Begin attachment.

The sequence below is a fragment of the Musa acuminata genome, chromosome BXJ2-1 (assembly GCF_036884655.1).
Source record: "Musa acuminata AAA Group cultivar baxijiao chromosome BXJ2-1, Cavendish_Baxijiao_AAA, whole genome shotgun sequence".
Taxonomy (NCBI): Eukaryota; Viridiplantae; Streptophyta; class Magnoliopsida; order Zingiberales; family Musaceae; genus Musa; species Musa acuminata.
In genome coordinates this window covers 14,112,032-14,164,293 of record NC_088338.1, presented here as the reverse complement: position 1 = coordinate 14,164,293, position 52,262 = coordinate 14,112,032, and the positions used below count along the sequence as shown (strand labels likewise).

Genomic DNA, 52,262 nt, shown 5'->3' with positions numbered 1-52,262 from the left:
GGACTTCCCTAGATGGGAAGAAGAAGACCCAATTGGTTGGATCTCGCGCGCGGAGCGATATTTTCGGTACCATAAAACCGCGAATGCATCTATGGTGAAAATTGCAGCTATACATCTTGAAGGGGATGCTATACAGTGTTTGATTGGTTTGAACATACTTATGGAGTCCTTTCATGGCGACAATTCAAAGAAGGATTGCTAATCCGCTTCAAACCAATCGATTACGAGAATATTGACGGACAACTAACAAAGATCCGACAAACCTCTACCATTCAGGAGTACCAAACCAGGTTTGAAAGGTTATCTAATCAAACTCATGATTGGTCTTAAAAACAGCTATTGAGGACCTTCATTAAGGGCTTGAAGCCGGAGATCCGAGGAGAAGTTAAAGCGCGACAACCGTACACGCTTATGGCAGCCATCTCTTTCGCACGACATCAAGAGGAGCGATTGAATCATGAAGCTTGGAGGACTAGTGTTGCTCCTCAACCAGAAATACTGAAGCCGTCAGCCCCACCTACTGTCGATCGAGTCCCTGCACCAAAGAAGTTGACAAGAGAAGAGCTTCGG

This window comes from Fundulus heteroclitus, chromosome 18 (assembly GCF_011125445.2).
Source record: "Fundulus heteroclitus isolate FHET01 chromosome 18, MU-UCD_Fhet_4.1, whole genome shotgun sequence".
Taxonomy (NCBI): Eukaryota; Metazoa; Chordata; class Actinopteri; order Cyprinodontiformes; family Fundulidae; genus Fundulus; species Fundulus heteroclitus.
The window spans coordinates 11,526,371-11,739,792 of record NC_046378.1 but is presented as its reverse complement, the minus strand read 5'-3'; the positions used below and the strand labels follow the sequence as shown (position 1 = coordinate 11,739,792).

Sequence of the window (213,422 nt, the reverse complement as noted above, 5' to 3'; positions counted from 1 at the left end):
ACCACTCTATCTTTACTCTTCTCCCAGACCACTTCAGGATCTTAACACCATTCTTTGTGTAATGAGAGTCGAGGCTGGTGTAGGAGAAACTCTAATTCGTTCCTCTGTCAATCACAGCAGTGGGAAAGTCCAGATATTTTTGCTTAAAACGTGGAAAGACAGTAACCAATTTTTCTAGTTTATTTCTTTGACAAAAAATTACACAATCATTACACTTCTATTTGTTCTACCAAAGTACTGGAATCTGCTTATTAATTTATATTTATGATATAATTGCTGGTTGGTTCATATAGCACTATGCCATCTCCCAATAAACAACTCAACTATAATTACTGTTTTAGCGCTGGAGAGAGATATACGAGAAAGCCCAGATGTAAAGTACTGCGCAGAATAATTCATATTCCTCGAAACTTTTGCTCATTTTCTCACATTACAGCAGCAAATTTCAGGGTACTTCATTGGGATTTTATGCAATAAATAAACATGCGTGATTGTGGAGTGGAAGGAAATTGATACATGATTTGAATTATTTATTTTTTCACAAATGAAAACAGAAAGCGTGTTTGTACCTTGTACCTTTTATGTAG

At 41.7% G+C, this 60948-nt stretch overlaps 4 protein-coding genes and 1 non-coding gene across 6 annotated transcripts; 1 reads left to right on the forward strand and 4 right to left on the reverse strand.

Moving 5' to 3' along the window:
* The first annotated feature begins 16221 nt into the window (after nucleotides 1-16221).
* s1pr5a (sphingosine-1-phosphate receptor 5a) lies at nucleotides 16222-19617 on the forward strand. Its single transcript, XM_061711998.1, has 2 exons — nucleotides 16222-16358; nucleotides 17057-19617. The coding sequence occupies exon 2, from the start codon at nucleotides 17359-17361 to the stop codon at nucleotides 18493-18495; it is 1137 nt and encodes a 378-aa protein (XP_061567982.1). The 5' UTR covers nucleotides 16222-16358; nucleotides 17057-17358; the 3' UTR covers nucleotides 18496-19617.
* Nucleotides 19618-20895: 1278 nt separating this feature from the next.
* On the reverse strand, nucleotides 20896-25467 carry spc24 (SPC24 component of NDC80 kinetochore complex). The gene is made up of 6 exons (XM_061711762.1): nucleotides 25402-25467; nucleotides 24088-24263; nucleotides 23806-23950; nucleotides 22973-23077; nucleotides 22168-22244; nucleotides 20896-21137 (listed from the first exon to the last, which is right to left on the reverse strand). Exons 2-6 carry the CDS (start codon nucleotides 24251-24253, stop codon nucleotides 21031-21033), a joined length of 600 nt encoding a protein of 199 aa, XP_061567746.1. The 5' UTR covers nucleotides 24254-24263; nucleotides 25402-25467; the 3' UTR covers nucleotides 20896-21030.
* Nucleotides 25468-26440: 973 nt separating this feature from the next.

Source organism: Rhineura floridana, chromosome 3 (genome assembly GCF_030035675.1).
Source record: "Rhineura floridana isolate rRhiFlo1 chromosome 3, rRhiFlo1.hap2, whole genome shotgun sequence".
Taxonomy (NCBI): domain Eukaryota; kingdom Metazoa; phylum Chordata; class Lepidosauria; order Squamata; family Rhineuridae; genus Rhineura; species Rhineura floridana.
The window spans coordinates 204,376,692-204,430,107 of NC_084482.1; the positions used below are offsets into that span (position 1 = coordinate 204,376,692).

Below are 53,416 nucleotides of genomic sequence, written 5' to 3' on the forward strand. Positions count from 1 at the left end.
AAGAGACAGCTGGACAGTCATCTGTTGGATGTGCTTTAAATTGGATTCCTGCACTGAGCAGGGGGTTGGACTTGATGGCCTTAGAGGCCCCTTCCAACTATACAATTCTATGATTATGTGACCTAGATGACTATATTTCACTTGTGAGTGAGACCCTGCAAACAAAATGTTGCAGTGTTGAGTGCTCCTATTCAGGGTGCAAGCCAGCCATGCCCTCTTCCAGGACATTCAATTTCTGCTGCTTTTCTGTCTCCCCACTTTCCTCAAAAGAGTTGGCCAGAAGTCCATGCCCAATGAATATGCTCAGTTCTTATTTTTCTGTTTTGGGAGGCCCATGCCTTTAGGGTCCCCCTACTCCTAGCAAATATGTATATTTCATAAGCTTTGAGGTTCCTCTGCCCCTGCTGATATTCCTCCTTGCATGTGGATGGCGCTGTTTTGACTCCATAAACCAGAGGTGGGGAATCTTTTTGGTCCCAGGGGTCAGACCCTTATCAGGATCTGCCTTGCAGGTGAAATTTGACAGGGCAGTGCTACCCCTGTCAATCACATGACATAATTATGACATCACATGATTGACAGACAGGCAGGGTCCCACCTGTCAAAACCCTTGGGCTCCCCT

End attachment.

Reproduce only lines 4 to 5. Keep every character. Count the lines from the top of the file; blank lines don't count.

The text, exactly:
In genome coordinates this window covers 14,112,032-14,164,293 of record NC_088338.1, presented here as the reverse complement: position 1 = coordinate 14,164,293, position 52,262 = coordinate 14,112,032, and the positions used below count along the sequence as shown (strand labels likewise).

Genomic DNA, 52,262 nt, shown 5'->3' with positions numbered 1-52,262 from the left: